Israel to Spend NIS 25 Million on Temporary Housing for Migron Settlers

The High Court of Justice ordered the evacuation of the illegal West Bank outpost last month; temporary housing will cost NIS 25 million, and the government will most likely foot the bill.

Chaim Levinson
Chaim Levinson
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Chaim Levinson
Chaim Levinson

The state is set to spend NIS 25 million to build a temporary housing site for Migron's settlers, who have been ordered to leave the West Bank outpost by August. A team headed by cabinet secretary Zvi Hauser is due to meet Sunday to find a source for the money from the budget.

The High Court of Justice last month ordered the state to evacuate the illegal West Bank outpost and dismantle it by August, after rejecting an agreement between the settlers and state to defer the evacuation by three years.

Workers breaking ground at the Yekev compound in the West Bank for temporary homes for Migron settlers.Credit: Emil Salman

The Mateh Binyamin Regional Council yesterday began construction work on a temporary housing site for the Migron settlers in the Yekev compound, about two kilometers from the outpost. A permanent neighborhood for the evacuated settlers is also planned on that site.

The council, under whose jurisdiction Migron falls, permitted the construction on the basis of an approved plan for a tourist site, which will now be converted to a housing site.

The temporary site will consist of public structures, 50 prefabricated homes and minimal infrastructure, at at estimated cost of NIS 500,000 per family, totaling NIS 25 million, an official said. The state will probably foot the bill, it was learned.

The permanent neighborhood will require more comprehensive construction work and is expected to cost tens of millions of shekels.

Migron's settlers are to pay for building the permanent houses themselves, the official said.

"We decided to establish facts on the ground and, by our power as a regional council, ordered to prepare the area for mobile homes and later permanent ones for Migron's settlers," said council head Avi Roeh.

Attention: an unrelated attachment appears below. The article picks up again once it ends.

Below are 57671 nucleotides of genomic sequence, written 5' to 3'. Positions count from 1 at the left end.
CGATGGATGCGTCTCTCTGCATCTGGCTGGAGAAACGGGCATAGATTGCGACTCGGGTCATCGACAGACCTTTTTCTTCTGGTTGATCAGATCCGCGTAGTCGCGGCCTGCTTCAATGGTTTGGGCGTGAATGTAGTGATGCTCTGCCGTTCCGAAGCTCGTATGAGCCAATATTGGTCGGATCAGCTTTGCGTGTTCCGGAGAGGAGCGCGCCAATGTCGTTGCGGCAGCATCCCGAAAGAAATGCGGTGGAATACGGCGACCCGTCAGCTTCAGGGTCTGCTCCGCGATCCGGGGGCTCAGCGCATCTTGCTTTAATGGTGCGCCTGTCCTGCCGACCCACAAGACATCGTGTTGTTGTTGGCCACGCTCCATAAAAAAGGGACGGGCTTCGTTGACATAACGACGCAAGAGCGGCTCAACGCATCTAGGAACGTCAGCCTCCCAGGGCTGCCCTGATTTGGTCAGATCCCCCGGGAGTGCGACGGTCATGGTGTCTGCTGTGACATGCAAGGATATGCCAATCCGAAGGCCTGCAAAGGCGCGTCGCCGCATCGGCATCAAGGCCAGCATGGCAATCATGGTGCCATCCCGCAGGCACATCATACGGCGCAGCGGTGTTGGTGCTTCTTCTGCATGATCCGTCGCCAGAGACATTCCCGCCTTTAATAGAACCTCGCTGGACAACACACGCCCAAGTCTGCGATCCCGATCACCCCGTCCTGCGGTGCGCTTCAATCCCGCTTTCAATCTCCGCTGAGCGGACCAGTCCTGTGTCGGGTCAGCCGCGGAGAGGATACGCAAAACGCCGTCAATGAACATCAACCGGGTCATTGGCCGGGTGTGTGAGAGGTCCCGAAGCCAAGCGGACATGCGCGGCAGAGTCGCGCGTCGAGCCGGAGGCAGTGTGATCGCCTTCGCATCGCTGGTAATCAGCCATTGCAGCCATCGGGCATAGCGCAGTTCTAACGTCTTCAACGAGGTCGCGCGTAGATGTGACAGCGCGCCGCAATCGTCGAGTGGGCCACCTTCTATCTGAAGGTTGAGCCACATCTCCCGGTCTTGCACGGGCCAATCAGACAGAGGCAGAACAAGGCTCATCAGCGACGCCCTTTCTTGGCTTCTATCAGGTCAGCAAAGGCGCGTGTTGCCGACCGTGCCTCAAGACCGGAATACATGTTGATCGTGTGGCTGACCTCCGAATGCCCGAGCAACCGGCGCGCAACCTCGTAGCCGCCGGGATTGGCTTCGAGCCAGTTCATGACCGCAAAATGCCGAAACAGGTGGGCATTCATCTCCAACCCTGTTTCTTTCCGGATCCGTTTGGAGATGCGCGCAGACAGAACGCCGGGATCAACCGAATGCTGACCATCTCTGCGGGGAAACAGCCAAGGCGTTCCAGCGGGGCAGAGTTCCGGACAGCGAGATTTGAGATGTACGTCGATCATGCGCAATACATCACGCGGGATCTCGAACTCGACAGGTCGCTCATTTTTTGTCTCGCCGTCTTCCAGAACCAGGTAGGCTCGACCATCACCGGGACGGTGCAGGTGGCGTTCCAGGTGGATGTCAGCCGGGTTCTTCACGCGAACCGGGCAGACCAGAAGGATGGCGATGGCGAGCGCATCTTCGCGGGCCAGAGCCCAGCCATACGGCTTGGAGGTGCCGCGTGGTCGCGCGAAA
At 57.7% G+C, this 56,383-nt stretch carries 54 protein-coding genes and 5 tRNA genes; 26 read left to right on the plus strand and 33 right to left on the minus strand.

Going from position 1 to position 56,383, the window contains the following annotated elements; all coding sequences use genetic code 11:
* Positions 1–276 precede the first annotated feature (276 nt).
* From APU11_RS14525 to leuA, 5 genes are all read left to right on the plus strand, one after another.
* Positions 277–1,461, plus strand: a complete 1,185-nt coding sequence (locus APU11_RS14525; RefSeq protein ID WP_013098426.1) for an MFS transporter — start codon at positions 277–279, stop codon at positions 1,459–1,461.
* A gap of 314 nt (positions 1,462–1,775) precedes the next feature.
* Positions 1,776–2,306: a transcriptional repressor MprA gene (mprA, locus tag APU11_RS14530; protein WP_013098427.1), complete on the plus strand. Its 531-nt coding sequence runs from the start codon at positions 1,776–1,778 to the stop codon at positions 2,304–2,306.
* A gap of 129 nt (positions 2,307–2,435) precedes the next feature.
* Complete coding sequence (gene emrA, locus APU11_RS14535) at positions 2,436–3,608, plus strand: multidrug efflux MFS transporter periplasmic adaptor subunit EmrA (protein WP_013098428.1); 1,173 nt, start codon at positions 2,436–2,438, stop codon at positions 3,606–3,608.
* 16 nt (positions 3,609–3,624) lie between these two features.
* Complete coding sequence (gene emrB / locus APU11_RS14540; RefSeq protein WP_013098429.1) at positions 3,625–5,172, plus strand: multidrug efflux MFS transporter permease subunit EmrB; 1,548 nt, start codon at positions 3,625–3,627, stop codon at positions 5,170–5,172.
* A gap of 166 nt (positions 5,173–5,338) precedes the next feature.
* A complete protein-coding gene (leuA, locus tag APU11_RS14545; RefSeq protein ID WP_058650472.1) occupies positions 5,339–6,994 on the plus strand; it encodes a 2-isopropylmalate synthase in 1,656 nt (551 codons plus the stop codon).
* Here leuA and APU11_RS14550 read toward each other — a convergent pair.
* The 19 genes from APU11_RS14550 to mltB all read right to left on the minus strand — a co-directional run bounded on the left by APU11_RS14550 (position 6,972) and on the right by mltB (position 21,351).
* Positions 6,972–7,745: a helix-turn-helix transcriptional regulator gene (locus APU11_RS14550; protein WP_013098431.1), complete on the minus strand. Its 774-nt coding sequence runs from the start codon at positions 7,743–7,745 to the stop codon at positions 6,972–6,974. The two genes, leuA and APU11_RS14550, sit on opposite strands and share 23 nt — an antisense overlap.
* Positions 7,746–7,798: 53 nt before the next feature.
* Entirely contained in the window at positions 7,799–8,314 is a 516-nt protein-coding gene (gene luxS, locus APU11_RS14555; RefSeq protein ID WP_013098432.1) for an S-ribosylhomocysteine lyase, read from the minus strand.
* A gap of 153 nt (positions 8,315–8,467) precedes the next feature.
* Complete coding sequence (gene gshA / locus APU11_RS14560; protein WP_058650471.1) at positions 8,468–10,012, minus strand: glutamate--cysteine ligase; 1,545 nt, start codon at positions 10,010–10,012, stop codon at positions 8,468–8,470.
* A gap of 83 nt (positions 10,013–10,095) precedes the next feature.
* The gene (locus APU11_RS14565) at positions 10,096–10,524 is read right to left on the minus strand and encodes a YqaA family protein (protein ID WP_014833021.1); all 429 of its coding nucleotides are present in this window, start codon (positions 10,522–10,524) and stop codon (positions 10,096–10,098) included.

The settlers themselves have not decided what they should do. Some of them say they must not trust the government any more, and there is no point in reaching understandings with it.

Others say that if the government is willing to build a permanent site for them on the basis of their agreement, and see what may legally be preserved in the old outpost, they should move to the temporary site rather than wait for forcible eviction.

A council official said if the settlers are able to move to the temporary site by August 1, he believes they will leave Migron voluntarily.

Meanwhile, the state told the High Court yesterday it would not demolish three structures being built on private Palestinian land in the Beit El settlement at this time, despite its commitment to do so.

The structures are being built on lands of the Palestinian village Dura al-Kara in the West Bank. Since the High Court ruling on Elon Moreh in 1979, building homes on private Palestinian land has been prohibited.

Following the construction in Beit El, which began some 18 months ago, the landowners petitioned the court to stop the work. The court issued a temporary injunction against the construction.

Last April the state undertook to demolish the structures within a year, unless their status was regulated. The Civil Administration denied the contractor's request for building permits.

Yesterday evening, 48 hours before the allotted time for demolition ends, the State Prosecution told the court that the government needed more time to make a decision.

"The government was apprised of more facts gathered by the Civil Administration regarding the construction in Beit El and its security aspects," prosecuting attorney Hila Gorni said.

She attached to her response a deposition by Col. Ilan Malka, chief operations officer for the Central Command, saying the IDF wants to get through Nakba Day (in May ) and then allocate troops for the demolition.

The petitioners' attorney, Michael Sfard, said: "The state's announcement is no less than scandalous. Two days before the time to carry out its commitment to the court expires, it says it intends to break its word.

"If the breach was for operative reasons, perhaps the petitioners would have agreed to a short delay. But the state's announcement shows the cabinet wants to reopen and reexamine the entire issue."



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